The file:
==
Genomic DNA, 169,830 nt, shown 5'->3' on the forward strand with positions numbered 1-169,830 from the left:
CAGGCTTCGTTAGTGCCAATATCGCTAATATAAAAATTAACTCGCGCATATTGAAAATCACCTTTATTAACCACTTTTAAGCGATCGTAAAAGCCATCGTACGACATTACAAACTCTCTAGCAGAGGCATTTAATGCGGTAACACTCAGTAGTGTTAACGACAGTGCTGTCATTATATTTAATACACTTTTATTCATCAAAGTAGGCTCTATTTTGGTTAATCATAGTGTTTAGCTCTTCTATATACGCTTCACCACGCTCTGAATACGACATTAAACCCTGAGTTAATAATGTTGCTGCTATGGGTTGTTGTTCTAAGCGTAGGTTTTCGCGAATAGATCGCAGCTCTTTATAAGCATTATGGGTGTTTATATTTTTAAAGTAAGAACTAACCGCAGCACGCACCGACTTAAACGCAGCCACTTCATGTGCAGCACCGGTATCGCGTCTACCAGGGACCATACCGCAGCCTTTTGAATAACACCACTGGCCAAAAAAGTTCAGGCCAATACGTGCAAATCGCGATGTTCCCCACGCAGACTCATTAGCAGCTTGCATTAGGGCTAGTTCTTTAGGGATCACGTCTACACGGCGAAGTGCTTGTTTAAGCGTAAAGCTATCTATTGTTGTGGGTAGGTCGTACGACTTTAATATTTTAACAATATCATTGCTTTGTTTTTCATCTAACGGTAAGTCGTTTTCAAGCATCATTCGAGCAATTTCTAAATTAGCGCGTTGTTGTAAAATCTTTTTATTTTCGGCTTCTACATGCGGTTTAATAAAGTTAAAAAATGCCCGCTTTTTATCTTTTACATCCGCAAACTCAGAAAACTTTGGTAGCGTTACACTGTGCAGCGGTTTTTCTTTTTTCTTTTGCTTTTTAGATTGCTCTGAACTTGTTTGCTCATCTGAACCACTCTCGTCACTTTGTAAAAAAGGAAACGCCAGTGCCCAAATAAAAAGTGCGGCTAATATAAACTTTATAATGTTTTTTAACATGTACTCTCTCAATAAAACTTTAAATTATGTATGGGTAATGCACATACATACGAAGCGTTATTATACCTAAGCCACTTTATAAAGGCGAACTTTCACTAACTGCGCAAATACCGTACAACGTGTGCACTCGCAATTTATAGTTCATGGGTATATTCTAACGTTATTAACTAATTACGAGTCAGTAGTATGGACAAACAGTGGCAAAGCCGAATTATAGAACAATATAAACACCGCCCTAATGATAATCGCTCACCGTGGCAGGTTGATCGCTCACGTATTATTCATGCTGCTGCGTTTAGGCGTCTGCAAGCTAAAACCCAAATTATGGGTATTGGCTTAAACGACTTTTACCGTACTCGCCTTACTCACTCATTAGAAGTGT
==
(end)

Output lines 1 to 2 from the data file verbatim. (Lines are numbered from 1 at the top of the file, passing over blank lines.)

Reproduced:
Genomic DNA, 169,830 nt, shown 5'->3' on the forward strand with positions numbered 1-169,830 from the left:
CAGGCTTCGTTAGTGCCAATATCGCTAATATAAAAATTAACTCGCGCATATTGAAAATCACCTTTATTAACCACTTTTAAGCGATCGTAAAAGCCATCGTACGACATTACAAACTCTCTAGCAGAGGCATTTAATGCGGTAACACTCAGTAGTGTTAACGACAGTGCTGTCATTATATTTAATACACTTTTATTCATCAAAGTAGGCTCTATTTTGGTTAATCATAGTGTTTAGCTCTTCTATATACGCTTCACCACGCTCTGAATACGACATTAAACCCTGAGTTAATAATGTTGCTGCTATGGGTTGTTGTTCTAAGCGTAGGTTTTCGCGAATAGATCGCAGCTCTTTATAAGCATTATGGGTGTTTATATTTTTAAAGTAAGAACTAACCGCAGCACGCACCGACTTAAACGCAGCCACTTCATGTGCAGCACCGGTATCGCGTCTACCAGGGACCATACCGCAGCCTTTTGAATAACACCACTGGCCAAAAAAGTTCAGGCCAATACGTGCAAATCGCGATGTTCCCCACGCAGACTCATTAGCAGCTTGCATTAGGGCTAGTTCTTTAGGGATCACGTCTACACGGCGAAGTGCTTGTTTAAGCGTAAAGCTATCTATTGTTGTGGGTAGGTCGTACGACTTTAATATTTTAACAATATCATTGCTTTGTTTTTCATCTAACGGTAAGTCGTTTTCAAGCATCATTCGAGCAATTTCTAAATTAGCGCGTTGTTGTAAAATCTTTTTATTTTCGGCTTCTACATGCGGTTTAATAAAGTTAAAAAATGCCCGCTTTTTATCTTTTACATCCGCAAACTCAGAAAACTTTGGTAGCGTTACACTGTGCAGCGGTTTTTCTTTTTTCTTTTGCTTTTTAGATTGCTCTGAACTTGTTTGCTCATCTGAACCACTCTCGTCACTTTGTAAAAAAGGAAACGCCAGTGCCCAAATAAAAAGTGCGGCTAATATAAACTTTATAATGTTTTTTAACATGTACTCTCTCAATAAAACTTTAAATTATGTATGGGTAATGCACATACATACGAAGCGTTATTATACCTAAGCCACTTTATAAAGGCGAACTTTCACTAACTGCGCAAATACCGTACAACGTGTGCACTCGCAATTTATAGTTCATGGGTATATTCTAACGTTATTAACTAATTACGAGTCAGTAGTATGGACAAACAGTGGCAAAGCCGAATTATAGAACAATATAAACACCGCCCTAATGATAATCGCTCACCGTGGCAGGTTGATCGCTCACGTATTATTCATGCTGCTGCGTTTAGGCGTCTGCAAGCTAAAACCCAAATTATGGGTATTGGCTTAAACGACTTTTACCGTACTCGCCTTACTCACTCATTAGAAGTGT